|3.5. "The Chicken's Dilemma", by Jason Dyer, Serial No. (not given), Release (not given)|
|Other than the title, this game doesn't include a chicken, let alone a chicken crossing a road (the response to "x me" is "You don't seem to be in your usual chicken state. You look indistinct, and you have two arms which you know weren't there before."). It contains a straightforward logic puzzle reminiscent of Smullyan's popular works. The puzzle IS a fun one to figure out. The author claims it to be original, so there's a coolness factor there too.|
|3.6. "POLLO Y CAMINO", by Jay Goemmer, Serial No. 980615, Release 1,|
|You're spit. You are, in the words of the winning statement, "only so much saliva." The chicken does cross the road and, for some reason, a scientist examines you as you evaporate. Little point. Little plot. The solution to the only puzzle is manifestly clear to the most casual observer.|
|3.7. "*Sisychickenphus*", by Lelah Conrad, Serial No. (not given), Release 1|
|I was initially stymied by this game because all the NPC's seemed as though they were there just for show (and for the puns-for-names). After some nudging, I managed to figure out the right way to interact with the NPC's (there is only one way in this game). The idea is to cross the road and try to see what the different chickens think about the Eternal Question: "Why did the chicken cross the road." It's short, cute and amusing. There's some odd formatting right at the end (which may be a WinFrotz bug) but, other than that, it's a great submission in the competition.|
|3.8. "Chickens of Distinction", by Liza Daly Serial No. 980615 Release 1|
|A day in the life of a fast food restaurant greeter. Well, not a DAY so much as a few minutes. Fortunately, a bank robbery breaks up the monotony of your existence and gives you an excuse to get out of your chicken costume. One thing I really liked about this was the elimination of the compass directions. The plot itself was very funny, and some of the responses were good for a chuckle as well. An all-around enjoyable little game.|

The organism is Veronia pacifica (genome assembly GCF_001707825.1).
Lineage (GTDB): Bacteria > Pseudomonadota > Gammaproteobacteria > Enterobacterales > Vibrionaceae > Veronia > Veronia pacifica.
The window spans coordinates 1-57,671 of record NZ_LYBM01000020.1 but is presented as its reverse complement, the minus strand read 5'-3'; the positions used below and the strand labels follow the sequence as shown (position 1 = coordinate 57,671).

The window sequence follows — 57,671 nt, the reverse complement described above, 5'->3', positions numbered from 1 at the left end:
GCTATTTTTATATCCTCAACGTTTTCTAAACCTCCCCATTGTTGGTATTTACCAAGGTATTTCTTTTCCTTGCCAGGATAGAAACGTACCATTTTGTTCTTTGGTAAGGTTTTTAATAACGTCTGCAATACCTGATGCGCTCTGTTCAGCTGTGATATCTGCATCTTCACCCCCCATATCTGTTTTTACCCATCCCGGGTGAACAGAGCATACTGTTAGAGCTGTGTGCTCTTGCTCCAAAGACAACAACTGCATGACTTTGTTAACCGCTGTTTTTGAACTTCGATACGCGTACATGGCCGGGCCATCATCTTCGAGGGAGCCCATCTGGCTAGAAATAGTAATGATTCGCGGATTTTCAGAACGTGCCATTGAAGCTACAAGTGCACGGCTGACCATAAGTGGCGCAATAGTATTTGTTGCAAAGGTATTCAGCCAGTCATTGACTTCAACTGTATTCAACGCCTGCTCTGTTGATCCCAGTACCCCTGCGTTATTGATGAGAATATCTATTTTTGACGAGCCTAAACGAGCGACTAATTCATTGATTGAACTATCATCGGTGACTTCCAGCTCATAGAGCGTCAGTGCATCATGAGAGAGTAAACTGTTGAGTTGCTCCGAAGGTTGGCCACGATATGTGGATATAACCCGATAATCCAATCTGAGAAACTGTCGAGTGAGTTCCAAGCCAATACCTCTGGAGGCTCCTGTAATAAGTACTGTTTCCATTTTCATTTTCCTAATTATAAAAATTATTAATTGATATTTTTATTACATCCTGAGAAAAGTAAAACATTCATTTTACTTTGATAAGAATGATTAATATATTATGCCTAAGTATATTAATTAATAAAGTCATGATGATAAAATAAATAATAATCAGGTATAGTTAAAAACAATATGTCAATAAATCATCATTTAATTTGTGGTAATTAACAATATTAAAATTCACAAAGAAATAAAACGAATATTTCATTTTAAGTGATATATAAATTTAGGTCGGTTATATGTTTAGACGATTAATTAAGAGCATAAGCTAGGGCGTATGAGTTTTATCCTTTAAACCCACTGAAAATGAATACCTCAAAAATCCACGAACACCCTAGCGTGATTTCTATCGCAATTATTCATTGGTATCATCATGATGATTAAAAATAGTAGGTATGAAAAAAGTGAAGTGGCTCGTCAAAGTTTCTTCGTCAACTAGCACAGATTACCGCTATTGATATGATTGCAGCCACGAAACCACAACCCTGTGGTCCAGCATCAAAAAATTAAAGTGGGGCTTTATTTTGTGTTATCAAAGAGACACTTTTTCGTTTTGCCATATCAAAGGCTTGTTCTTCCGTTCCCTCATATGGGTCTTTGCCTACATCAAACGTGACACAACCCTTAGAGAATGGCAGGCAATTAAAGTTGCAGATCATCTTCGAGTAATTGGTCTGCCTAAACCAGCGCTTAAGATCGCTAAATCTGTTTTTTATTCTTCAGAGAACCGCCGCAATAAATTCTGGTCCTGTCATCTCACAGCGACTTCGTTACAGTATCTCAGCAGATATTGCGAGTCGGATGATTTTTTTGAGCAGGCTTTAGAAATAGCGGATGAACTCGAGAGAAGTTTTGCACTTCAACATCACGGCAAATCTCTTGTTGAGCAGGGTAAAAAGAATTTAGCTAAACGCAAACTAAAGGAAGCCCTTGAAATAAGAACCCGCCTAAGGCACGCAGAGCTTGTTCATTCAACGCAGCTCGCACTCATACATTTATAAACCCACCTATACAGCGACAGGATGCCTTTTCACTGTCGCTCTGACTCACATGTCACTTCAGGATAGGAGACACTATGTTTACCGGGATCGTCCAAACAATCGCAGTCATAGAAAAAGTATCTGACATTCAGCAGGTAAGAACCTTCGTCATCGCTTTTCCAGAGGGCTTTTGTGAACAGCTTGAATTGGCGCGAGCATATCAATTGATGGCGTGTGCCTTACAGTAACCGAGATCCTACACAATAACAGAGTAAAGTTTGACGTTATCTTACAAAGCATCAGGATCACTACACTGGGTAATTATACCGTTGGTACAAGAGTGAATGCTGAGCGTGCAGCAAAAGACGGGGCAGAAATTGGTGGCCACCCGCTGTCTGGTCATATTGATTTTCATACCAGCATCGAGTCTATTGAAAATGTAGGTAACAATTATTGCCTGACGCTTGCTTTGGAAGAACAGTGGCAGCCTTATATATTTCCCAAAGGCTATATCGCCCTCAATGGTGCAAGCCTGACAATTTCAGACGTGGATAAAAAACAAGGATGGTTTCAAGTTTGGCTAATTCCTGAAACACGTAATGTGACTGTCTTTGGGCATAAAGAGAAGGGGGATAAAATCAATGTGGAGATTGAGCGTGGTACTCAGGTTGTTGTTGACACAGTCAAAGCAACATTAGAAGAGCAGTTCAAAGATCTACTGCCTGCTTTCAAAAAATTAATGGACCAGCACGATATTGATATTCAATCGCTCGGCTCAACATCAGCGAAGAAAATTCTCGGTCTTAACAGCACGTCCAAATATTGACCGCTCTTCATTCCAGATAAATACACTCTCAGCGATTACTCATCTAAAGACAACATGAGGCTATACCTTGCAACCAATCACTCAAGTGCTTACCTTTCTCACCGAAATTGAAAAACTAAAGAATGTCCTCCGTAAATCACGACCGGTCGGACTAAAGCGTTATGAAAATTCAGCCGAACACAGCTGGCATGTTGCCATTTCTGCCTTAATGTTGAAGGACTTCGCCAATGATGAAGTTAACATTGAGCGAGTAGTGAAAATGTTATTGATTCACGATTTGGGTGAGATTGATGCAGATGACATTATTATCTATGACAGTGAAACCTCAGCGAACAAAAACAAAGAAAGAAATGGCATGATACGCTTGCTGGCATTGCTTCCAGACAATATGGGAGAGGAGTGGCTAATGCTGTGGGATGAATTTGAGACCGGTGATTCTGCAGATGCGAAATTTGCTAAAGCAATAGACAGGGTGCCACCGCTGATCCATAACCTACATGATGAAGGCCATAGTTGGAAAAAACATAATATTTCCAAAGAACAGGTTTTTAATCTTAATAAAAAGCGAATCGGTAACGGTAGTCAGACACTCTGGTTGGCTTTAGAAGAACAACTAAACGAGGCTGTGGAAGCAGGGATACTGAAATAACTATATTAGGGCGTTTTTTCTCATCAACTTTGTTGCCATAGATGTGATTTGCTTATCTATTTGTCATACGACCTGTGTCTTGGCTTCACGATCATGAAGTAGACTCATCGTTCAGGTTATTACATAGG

|3.9. "The Chicken Under The Window", by Lucian Smith Serial No. 980616 Release 1|
|This game is a play on Andrew Plotkin's "The Space Under The Window" game, a most unusual work of interactive fiction. By typing a word that appears in the narritave so far, you can either expand the story or contract it. Knowing which words will move the narritave forward is a matter of guessing, which can be frustrating at times since certain words will restart the story on you. Once you get the right sequence, the chicken does cross the road. The imagry of a dancing chicken passed my chuckle test quite handily.|
|3.10. "Learning to Cross", by Mark J. Musante Serial No. 19980527 Release 1|
|The astute reader will notice that this particular game is my own. It's a very long and complex game, second in size only to Greg Ewing's, and that's not necessarily a good thing. A hiker on a cross-country trip, you determine that you need to stop at a local farm (could you get any less immaginative for a setting here?) to get some food. But then, once you manage to capture the chicken (avoiding the bugs like the clever player you are), you are compelled to Cross The Road(TM) and things go horribly, horribly wrong. At this point I'd like to say "wackyness ensues," but there's about as much wackyness in this game as there is in a speech by Newt Gingrich. The only thing that made this game marginally better than staring at a powered-off CRT was the excellent input of all my betatesters.|
|3.11. "Are you Too Chicken to Make a Deal?", by Mitchell Taylor Serial No. 980609 Release 1|
|A sort of chicken version of the gameshow "The Price is Right". Choose to play and you're presented with three roads to cross, only one of which is the best. Very short but worth a laugh.|
|3.12. "THE STORY OF MORRIS THE CHICKEN BEING HELPED BY A SQUIRREL", by Mikko Vuorinen Serial No. (not given) Release (not given)|